The Remaining Right Side of the Buddha
Part 6: Polling Begins
Sunday - May 23, 1993
Sunday morning, the first day of polling, I awoke to find a note from Jack that had been slipped under my door while I slept. He was
sick and thought he'd need to be taken to the hospital. I knocked on his door and got no answer. Downstairs, Tee, the guesthouse
proprietor told me Jack hadn't gone out. I returned to Jack's room and this time he answered my knock. He was a bit delirious but
better than he'd been during the night. He had been hit hard; it had taken him four hours to get up the energy to write the note and
get it under my door.
At breakfast I found out about an UNTAC medical clinic but let Jack sleep, checking on him periodically. I wandered out onto the
streets to see what it was like on this first day of polling. The sky was overcast, and it was drizzling. Cambodians believe it to be a
sign of good fortune when it rains on an important day.
Just down the road from the guest house was Phnom Penh's central sports stadium which was serving as a major polling station.
Charles Twining, the senior American diplomat in Cambodia, stood in the morning drizzle and watched voters line up to cast ballots
as he spoke with reporters. "I'm absolutely convinced that technically this election is being conducted in a manner that is free and
fair," he said. "This leaves the Khmer Rouge in the forest - and I hope they like it there."
I wasn't allowed inside the stadium and was restricted from taking photographs on the grounds so I sat on the grand staircase and
studied the quiet determination on the faces of the voters as they filed past. Most Cambodians had never before voted in an election
and until the UN arrived, they were largely unfamiliar with multiparty democracy or secret balloting. A successful outcome of the
elections would come down to whether voters accepted the idea that they enjoyed a free choice - a potentially elusive concept for
Cambodians whose survival over the prior two decades had depended on their absolute obedience to authority.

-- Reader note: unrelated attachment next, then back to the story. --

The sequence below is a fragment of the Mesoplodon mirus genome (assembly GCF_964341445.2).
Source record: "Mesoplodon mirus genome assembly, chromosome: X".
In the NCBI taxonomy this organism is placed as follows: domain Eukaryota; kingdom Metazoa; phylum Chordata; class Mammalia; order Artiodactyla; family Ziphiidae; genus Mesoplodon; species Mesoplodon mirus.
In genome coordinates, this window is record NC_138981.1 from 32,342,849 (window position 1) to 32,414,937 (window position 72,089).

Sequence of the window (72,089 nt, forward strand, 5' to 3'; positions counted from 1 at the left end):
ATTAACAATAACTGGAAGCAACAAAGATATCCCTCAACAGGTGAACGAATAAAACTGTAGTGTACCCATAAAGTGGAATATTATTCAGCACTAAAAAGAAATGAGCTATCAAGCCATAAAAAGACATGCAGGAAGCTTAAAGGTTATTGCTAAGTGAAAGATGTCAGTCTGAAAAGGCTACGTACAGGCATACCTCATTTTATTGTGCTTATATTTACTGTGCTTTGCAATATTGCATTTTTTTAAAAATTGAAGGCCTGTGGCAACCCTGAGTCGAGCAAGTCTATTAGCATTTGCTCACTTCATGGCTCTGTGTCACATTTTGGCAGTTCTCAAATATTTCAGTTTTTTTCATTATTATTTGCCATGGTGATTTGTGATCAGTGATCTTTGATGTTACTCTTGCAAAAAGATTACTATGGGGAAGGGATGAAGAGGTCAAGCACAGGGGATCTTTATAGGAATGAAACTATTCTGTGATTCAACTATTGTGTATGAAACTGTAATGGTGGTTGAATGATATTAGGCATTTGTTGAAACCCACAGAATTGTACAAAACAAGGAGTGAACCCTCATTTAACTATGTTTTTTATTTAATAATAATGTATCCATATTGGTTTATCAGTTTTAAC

At a small building elsewhere on the site also being used for polling, I was able to peer in through an open doorway at the scene
inside. Electoral workers had set up white cardboard voting booths and long wooden tables. Voters stopped at the tables to have
their registration cards checked and each dipped a finger in a cup of invisible ink - a precaution against cheating. The ink would show
up under the ultraviolet light of special flashlights that had been distributed to the nearly 1400 polling stations across the country.
Later in the day Jack and I went to the UNTAC clinic but because Jack was not UNTAC they could give him nothing but advice about
other clinics. It was Sunday and all other clinics were closed. In any case, Jack seemed to be recovering.
That evening, about ten of us gathered at the Capitol and exchanged information about the day's events. We shared the daily
newspapers from Bangkok and listened to short-wave radio, but most of the news came directly from the journalists amongst us who
had just come from the daily press briefing at UNTAC headquarters.
The news was surprisingly positive. Inspired by the hope that these elections could help bring an end to a generation of tyranny and
unrelenting carnage, more than 1.5 million Cambodians, or about one-third of the 4.7 million registered voters, had defied the threats
of violence in order to cast their ballots.
UN election officials stationed throughout the country said that they were heartened by the eagerness of Cambodians to vote despite
the threat of guerrilla violence and the long distances that voters had to travel for the chance to cast a ballot. There had been just
three, relatively minor, instances of violence reported; none resulting in death.
Phnom Penh was suddenly optimistic and this feeling apparently even extended to the provinces. In the central province of Kompong
Cham, a Khmer Rouge stronghold where two Chinese peacekeeping soldiers were killed in a rocket attack the day before, voters
crowded into UN-supervised polling sites. So insistent were the voters on having a chance to cast their ballots that peacekeepers
had to use all their strength to hold back the surging crowd. An electoral monitor from Jamaica said, "It doesn't ease up - they keep
pushing the door. We had to post a police officer to hold them back. This is how much they want democracy."
In the tiny village of Rolous, 45 miles southwest of Phnom Penh, an election worker from Bangladesh said, "We had people wait for
three, four hours this morning to vote and no one complained. I know these people. They want to vote. They feel they need to vote."
Hundreds of Cambodians made their way to Rolous from the town of New Oaral, several miles to the south. Voting in New Oaral
became impossible after the Khmer Rouge used grenades to destroy the local UN peacekeeping office earlier in the month.
Yasushi Akashi, the head of the UNTAC force, said that "throughout the countryside the turnout has been very, very gratifying." He
said that the attacks reported on polling stations were "nothing very serious." In an attack in the southern province of Kampot, scores
of uniformed Khmer Rouge gunmen surrounded a polling site before voting began. Several UNTAC peacekeepers and Cambodian
electoral workers were held for nearly an hour before they were released unharmed. In the western border city of Poipet, three
mortar rounds landed near the city's only polling station one hour after it opened slightly wounding two Cambodians.